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While recently reading a post on the lack of good storytelling in the ad tech world, I found myself nodding in agreement. Gartner director Martin Kihn’s point is that ad tech companies should step up to the plate and have storytellers on board who can make “a cold and bewildering business” understandable. This is true, but only part of the solution. The other half is that the people in tech who dismiss ad tech in general need to get their heads out of the sand and recognize it’s a vital part of the ecosystem.

The fact of the matter is that the nitty gritty of ad tech is neglected by many business people, not to mention journalists, but it shouldn’t be. Ad tech is not only incredibly interesting but is an important part of our economy. Consider for a moment its role in just the developer/app ecosystem: Worldwide, mobile ad spend is projected to top a staggering $100 billion in 2016 and accounts for more than half of the digital market.

This is just the amount spent on mobile advertising. The return on this spend contributes to the success of these companies and adds to the GDP of their respective countries.

Fear of the unknown

I think people tend to look the other way with ad tech for several reasons, the first of course being the tech. It’s a field that is governed by daunting, math-y acronyms, like eCPM (Effective Cost Per Mille), ROAS (Return on Advertising Spending), and ARPDAU (Average Revenue Per Daily Active User) — terms that the initiated rattle off so fast it can make your head spin.

For many people, these terms signal a foray into a mystifying, threatening space. As one tech journalist recently told me, “Ad tech coverage is a wade into the weeds. … There’s a little bit of ‘Dude, that’s too technical’ and a little bit of ‘Dude, just serve the sausage; don’t show me how it’s made.’” In short, their eyes glaze over.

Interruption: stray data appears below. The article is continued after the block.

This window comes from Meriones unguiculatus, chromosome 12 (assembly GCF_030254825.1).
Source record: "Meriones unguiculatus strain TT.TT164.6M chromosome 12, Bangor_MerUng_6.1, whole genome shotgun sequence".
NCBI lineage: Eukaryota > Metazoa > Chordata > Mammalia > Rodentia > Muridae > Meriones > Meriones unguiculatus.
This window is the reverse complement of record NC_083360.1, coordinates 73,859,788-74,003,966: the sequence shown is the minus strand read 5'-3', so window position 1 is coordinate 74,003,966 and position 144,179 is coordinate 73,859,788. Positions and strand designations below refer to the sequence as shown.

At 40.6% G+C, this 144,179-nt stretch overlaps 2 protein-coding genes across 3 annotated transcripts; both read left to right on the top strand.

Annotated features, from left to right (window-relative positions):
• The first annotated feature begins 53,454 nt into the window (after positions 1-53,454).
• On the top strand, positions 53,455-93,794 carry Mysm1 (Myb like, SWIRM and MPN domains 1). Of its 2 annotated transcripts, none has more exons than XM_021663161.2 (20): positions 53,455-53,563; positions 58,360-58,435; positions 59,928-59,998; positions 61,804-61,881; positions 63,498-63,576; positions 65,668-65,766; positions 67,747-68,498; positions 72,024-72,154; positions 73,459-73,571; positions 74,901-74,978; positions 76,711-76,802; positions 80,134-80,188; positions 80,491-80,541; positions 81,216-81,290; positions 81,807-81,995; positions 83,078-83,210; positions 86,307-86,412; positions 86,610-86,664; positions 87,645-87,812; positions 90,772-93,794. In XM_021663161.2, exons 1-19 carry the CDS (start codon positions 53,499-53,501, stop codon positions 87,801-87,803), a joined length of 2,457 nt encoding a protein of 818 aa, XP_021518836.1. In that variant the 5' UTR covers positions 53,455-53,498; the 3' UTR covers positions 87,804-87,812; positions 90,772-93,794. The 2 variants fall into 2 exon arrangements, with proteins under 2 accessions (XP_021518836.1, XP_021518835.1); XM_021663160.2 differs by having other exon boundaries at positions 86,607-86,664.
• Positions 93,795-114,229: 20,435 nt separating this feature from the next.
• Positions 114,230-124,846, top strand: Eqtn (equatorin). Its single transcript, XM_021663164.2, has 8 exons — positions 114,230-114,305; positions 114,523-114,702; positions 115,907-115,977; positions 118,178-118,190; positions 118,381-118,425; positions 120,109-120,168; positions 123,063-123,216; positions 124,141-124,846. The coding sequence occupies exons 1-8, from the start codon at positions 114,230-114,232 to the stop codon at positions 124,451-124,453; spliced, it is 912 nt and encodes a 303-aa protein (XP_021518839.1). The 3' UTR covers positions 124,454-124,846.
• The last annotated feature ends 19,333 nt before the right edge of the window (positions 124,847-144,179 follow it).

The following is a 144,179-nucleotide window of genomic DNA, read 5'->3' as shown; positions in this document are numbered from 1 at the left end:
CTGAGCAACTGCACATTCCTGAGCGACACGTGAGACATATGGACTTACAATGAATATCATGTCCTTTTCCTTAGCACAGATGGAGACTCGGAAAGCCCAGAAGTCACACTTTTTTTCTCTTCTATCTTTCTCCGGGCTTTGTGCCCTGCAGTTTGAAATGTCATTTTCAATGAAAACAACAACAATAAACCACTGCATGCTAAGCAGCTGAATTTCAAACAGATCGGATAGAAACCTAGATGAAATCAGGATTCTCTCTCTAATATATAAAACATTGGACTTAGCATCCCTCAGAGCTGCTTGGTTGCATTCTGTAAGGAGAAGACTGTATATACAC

Then there’s the indisputable fact that sleaze creeps into our lives courtesy of ad tech, and that makes many people want to look away from the whole enterprise. “Sell your gold,” “58-year-old mom looks 27,” “The secret to perfectly white teeth.” Ad tech is often regarded as a responsible party when it comes to flashes of tacky across our screens. Thanks to ad tech, critics maintain, bottom feeders thrive.

So between the techiness and the tackiness, many people in business, marketing, and journalism, far from learning how ad tech works, tend to resist accepting it as incredibly important in today’s business environment.

But those who fail to engage are missing out on understanding one of the most exciting and interesting businesses out there — as well as on some of the most cutting-edge technology.

Why I love ad tech … and why everyone else should, too

While I’d never say I was intimidated when I first started learning the ad tech field (okay, maybe a little), I will say I knew I had a lot to learn. So I dove in and quickly became engrossed.

I loved looking at ad tech through the lens of Econ 101, given how it has a market, buyers, and sellers, but with the added thrill of operating by millisecond and leveraging all the data that is collected. I loved learning the details and how they impact the larger revenue picture. Before I knew it, I was spouting off jargon like CPI, CPC, and ROAS with the best of them. Now I love that I’m fluent in the technologies that play such a key role in marketing.

From an engineering standpoint, you’ve got to respect the sheer magnitude of the processing power that supports ad tech — we’re talking about systems that can each handle billions of ad requests a day — hundreds of thousands of ad requests per second.

That’s literally awe inspiring, but then when you consider that all of this power and data impact a multibillion-dollar ecosystem, it’s pretty much impossible to think, “That’s just not very important.” That’s like saying the stock market isn’t very important.

It’s also crucial to recognize another aspect of the big picture: These days, ad tech is the backbone of media. Without it, we wouldn’t have a news publishing industry, online video, and almost all of the unpaid content on the Internet. I’d argue that anyone who purports to be a technology expert should have at least a basic grasp of this very important part of the ecosystem.

I am amazed when companies who could benefit from ad tech think it’s not for them. It’s in the best interests of many of them to embrace it, and truly, it’s not hard to be informed about the basics. Ad tech is here to stay, and I have no doubt that history — and data! — will show that those who embrace it are going to be the winners in today’s business world.

Katie Jansen is VP of Marketing at AppLovin.

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